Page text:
The other part of the grieving process, or this phase that I wanted to talk about is the importance of unpacking beliefs. We talked about this on last week’s episode 279 Body Image series when you fear weight game, I talked a lot about unpacking beliefs. We really want to understand what weight means to us and what it’s making us believe about ourselves because our body change isn’t just about our body change. It’s not just about like, the fact that these jeans don’t fit anymore, or your stomach looks different now. It’s really about what we believe that means about us. And so when we can draw that out, we’re in a much better position. then to be able to attend to ourselves to be able to comfort ourselves, and to be able to see like the deeper place where this is coming from. And to know that like changing our body is not the solution, because that’s not going to take away the beliefs, right? The beliefs are in there, regardless of our size, they’re just being activated when your body changes. So it’s actually an opportunity to kind of draw out some of those beliefs, do some work around that, and be able to strength in your own belief system, as well as challenge like any sort of anti fat beliefs that you have, which are beneficial to our culture as well, our body is never simply the problem. You know, it’s what we’ve made it to mean about us, which we’ve learned from our culture. And if we don’t do that work, we continue to think that fixing our body is the answer. And if we’re not doing work around those beliefs, then often our self worth kind of stays attached to our body size. And so this piece of it is, is really important as well, because body changes aren’t just about like the fact that your pants don’t fit. It’s like what that means to you. And that’s a very individual thing. And then the final component under the grieving process, is self compassion, right, because if we are grieving, if we are unpacking these beliefs, we have to be really compassionate with ourselves. And self compassion shows up in the way that we speak to ourselves as well as our actions. Learning to speak to yourself compassionately in a way that lands and feels authentic is a foundational piece of the work I do with clients. And it’s really like the counter voice to our inner critic, right. So if you are constantly criticizing yourself, if you are constantly beating yourself up, you need a counter voice to that you can’t just like, tell that other voice to go away, we need a counter voice that we have to strengthen, that’s going to be the one that we listen to the one that we lean on, and the one that’s going to guide us. And so that is where self compassion comes into play. It’s also critical, like if we’re hurting, to be compassionate with ourselves. And so for experience going through kind of that mourning process, we have to be compassionate with ourselves. And I think a lot of times we confuse self compassion with positive self talk. And they’re not the same thing. Compassion is about comforting ourselves. You know, sometimes that may look like a pep talk. But often it sounds much different. And if we don’t learn to speak and treat ourselves compassionately, we don’t have a counter voice to our inner critic. So our inner critic is likely going to dominate and it’s going to be much harder to make peace with body changes. So we have to be really intentional about this. One last thing I’ll mention around self compassion is that I said it can show up in our behaviors, too. And so if you think about like, Okay, well, what’s a compassionate way to respond to body changes, in my personal viewpoint, it would be wearing clothes that feel comfortable. So trying to squeeze yourself into clothes that are tight around your waist, like if things are digging in, that’s only going to increase emotional discomfort. And so I totally understand that it is like, it requires finances, it requires time, it requires access to get new clothes and to find clothes in your size. So I don’t want to say that this is like, Oh, just go get new clothes that fit. Like that’s a very hard thing. And even harder, depending on, you know, your proximity to privilege. So try your best with whatever you do have access to or can pull together. Recently, I’ve been experiencing some bloating, and so I’ve been walking around with my pants on done in my house. So that’s an option to the second phase is normalize.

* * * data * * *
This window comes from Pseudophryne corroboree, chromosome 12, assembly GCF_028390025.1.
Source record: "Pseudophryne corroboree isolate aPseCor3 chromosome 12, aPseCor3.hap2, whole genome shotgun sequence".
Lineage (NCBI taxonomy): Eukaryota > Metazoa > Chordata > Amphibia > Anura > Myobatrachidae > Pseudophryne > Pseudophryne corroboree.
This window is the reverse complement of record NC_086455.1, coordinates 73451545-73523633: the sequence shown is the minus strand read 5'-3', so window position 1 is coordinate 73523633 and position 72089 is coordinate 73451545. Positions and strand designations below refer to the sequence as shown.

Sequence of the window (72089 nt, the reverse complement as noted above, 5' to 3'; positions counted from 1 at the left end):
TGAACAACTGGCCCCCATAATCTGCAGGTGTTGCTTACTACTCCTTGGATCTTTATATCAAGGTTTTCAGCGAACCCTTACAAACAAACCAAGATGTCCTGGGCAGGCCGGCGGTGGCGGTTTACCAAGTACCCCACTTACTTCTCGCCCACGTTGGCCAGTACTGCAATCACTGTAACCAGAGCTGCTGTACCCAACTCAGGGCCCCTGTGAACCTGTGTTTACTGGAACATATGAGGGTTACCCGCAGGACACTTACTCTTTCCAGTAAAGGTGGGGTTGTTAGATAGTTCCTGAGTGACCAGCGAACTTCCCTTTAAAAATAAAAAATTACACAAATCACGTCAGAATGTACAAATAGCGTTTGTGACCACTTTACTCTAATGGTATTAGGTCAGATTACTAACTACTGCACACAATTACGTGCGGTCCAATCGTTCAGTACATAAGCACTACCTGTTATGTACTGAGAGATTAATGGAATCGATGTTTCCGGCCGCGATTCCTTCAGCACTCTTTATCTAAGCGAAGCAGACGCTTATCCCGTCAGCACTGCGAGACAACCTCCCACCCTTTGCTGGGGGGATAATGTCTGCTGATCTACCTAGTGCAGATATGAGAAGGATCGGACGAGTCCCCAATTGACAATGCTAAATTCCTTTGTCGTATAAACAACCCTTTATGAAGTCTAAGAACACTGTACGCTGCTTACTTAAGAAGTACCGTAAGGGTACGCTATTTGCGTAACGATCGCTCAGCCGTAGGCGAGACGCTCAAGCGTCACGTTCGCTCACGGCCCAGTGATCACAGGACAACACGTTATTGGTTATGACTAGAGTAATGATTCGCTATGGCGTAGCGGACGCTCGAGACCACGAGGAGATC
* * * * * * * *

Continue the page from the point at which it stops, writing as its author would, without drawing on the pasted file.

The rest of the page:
So after we’ve really grieved, and it’s not really after, I shouldn’t say that, because I think these things can happen simultaneously. Because all of this is a reiterative process. But you know, we don’t just want to kind of stay stuck in the stuck feelings, right? We can do some other stuff to kind of move us forward and uplift along the way. And that’s where these where these other two phases come into play. So normalize is really about normalizing that body diversity is real, including your own. So the first thing I want to touch on here is just normalizing that body diversity is real. And hopefully you are all doing this work already. Because if maybe if you’ve been listening to this podcast for a while, you’re probably already doing that. But if not, I just want to reiterate that it is so important to see bodies that look like yours, that are larger than yours that look different than yours, that have rules that have wrinkles that have cellulite that are not filtered, that have bellies that stick out, we need to look at different bodies. If you are only being exposed to bodies that look like the ideal or are smaller than yours, then your perspective of what is normal or desirable is going to be shaped by that. Meaning when you gain weight, you’re going to see your body as wrong because you’re moving further away from that kind of beauty standard and quotation works. So we have to expose ourselves to different bodies. And again, that has to be intentional because the majority of what we see in the media is the quote unquote, ideal body shape. And, you know, maybe like 5% of people actually have that body. So we need to look at diversity because we need to change the perspective with which we’re viewing ourselves. And the perspective that we perceive us like being quote, unquote, normal. By the way, I don’t even like that word, there’s no everything is normal. So diversity is normal. And so reducing the amount of time that you spend seeing bodies that kind of fit the ideal, quote, unquote, or bodies that just make you feel not great about yourself in favor of increasing the amount of time that you expose yourself to bodies that are, you know, like yours are different. And so that’s where creating your social media feed can be super, super important. And if we skip this step, where we don’t do it, then our perception of what a good body looks like, is going to be defined by our patriarchal racist ages, anti-fat standards, etc. Standards. And I still do this, I’ve been doing this work for, like years and years. And I still think it’s really important, because if we let it go, then the other stuff just creeps in, because it’s everywhere. So this has to be an ongoing process to the other piece of normalize is normalize how your own body looks. So when we are in our body, we kind of have this idea or blueprint in our mind of how our body looks. And that can often be based on something that may be outdated, like, not how our body actually looks anymore. So it might be based on like a size or shape that you no longer are. And what happens is, is then when we do see an actual picture of ourselves, or we do look in the mirror, we have this kind of like jarring and distressing experience, where you might see a picture of yourself and be like, Oh my God, that’s how I look. So that’s really common. I can see this all the time with people, like I saw. And I don’t mean to laugh. It’s not a funny thing. But I just mean, like, it’s so common. So somebody will say to me, like, Hey, I saw a picture of myself. And I just was like, I can’t believe this is how I look. And so it’s because like your brain is sort of expecting something that’s different than what then how you actually look. So we have to be intentional about updating that blueprint in our mind. So that when we do look at ourselves, it’s like, oh, yeah, no, that’s how I look. It’s not Oh, my God, that’s how I look. It’s like, yeah, okay, there I am. And go on with your day, you may not necessarily like how you look. But the initial goal when I’m working with people, is to be able to move to a place where we just have a more neutral emotional reaction. So it’s not activating the panic, or the shame or the distress. It’s just like, Okay, I don’t really like that picture myself. But there I am, because we know how our body looks. So normalizing how our body looks is really, really important. And so when our body changes, that becomes important too. Because we have to kind of update this blueprint in our mind, if we avoid our body, if we’re like, Well, I just don’t want to look in the mirror, I can’t handle it, or I don’t want to be in pictures, I can’t handle it, then it’s going to be quite distressing when we do see a picture, or we’re confronted with it, when we do see ourselves in a reflection, or when we go shopping in a mirror or something like that. The more we see ourselves, the more familiar we’re going to be with how we look. And it’s not going to be such a big deal. This is really, really important if your body has changed.